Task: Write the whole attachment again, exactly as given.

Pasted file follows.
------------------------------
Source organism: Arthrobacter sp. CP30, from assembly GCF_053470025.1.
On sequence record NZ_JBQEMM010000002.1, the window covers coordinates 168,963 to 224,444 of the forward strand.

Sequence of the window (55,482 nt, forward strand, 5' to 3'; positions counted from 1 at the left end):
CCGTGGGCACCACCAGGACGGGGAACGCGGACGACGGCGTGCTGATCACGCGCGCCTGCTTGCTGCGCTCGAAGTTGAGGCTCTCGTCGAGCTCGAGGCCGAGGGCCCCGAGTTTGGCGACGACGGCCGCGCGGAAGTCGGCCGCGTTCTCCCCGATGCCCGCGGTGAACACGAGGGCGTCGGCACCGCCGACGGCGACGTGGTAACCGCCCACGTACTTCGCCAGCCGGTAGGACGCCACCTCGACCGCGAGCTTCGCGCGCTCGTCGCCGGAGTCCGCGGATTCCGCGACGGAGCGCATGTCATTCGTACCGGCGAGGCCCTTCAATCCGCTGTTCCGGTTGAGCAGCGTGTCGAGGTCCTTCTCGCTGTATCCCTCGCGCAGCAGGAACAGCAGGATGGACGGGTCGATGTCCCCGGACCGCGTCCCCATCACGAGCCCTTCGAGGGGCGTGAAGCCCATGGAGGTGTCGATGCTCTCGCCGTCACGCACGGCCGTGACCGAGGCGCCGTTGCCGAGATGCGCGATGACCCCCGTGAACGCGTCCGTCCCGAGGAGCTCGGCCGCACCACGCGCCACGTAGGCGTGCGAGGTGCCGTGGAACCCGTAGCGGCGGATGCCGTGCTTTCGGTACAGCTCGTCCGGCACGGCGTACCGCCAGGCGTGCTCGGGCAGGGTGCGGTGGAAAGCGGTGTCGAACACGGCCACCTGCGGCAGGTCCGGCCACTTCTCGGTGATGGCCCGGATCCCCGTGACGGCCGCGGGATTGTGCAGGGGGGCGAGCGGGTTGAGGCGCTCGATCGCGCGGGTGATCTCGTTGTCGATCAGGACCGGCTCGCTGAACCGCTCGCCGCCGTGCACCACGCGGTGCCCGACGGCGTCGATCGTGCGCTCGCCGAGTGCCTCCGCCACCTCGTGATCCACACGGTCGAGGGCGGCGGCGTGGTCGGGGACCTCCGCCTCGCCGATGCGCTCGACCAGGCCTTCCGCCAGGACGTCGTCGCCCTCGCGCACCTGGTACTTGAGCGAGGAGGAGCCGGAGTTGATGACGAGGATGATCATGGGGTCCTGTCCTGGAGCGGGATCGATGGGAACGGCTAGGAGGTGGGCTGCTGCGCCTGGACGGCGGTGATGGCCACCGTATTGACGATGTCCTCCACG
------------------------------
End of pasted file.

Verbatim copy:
Source organism: Arthrobacter sp. CP30, from assembly GCF_053470025.1.
On sequence record NZ_JBQEMM010000002.1, the window covers coordinates 168,963 to 224,444 of the forward strand.

Sequence of the window (55,482 nt, forward strand, 5' to 3'; positions counted from 1 at the left end):
CCGTGGGCACCACCAGGACGGGGAACGCGGACGACGGCGTGCTGATCACGCGCGCCTGCTTGCTGCGCTCGAAGTTGAGGCTCTCGTCGAGCTCGAGGCCGAGGGCCCCGAGTTTGGCGACGACGGCCGCGCGGAAGTCGGCCGCGTTCTCCCCGATGCCCGCGGTGAACACGAGGGCGTCGGCACCGCCGACGGCGACGTGGTAACCGCCCACGTACTTCGCCAGCCGGTAGGACGCCACCTCGACCGCGAGCTTCGCGCGCTCGTCGCCGGAGTCCGCGGATTCCGCGACGGAGCGCATGTCATTCGTACCGGCGAGGCCCTTCAATCCGCTGTTCCGGTTGAGCAGCGTGTCGAGGTCCTTCTCGCTGTATCCCTCGCGCAGCAGGAACAGCAGGATGGACGGGTCGATGTCCCCGGACCGCGTCCCCATCACGAGCCCTTCGAGGGGCGTGAAGCCCATGGAGGTGTCGATGCTCTCGCCGTCACGCACGGCCGTGACCGAGGCGCCGTTGCCGAGATGCGCGATGACCCCCGTGAACGCGTCCGTCCCGAGGAGCTCGGCCGCACCACGCGCCACGTAGGCGTGCGAGGTGCCGTGGAACCCGTAGCGGCGGATGCCGTGCTTTCGGTACAGCTCGTCCGGCACGGCGTACCGCCAGGCGTGCTCGGGCAGGGTGCGGTGGAAAGCGGTGTCGAACACGGCCACCTGCGGCAGGTCCGGCCACTTCTCGGTGATGGCCCGGATCCCCGTGACGGCCGCGGGATTGTGCAGGGGGGCGAGCGGGTTGAGGCGCTCGATCGCGCGGGTGATCTCGTTGTCGATCAGGACCGGCTCGCTGAACCGCTCGCCGCCGTGCACCACGCGGTGCCCGACGGCGTCGATCGTGCGCTCGCCGAGTGCCTCCGCCACCTCGTGATCCACACGGTCGAGGGCGGCGGCGTGGTCGGGGACCTCCGCCTCGCCGATGCGCTCGACCAGGCCTTCCGCCAGGACGTCGTCGCCCTCGCGCACCTGGTACTTGAGCGAGGAGGAGCCGGAGTTGATGACGAGGATGATCATGGGGTCCTGTCCTGGAGCGGGATCGATGGGAACGGCTAGGAGGTGGGCTGCTGCGCCTGGACGGCGGTGATGGCCACCGTATTGACGATGTCCTCCACG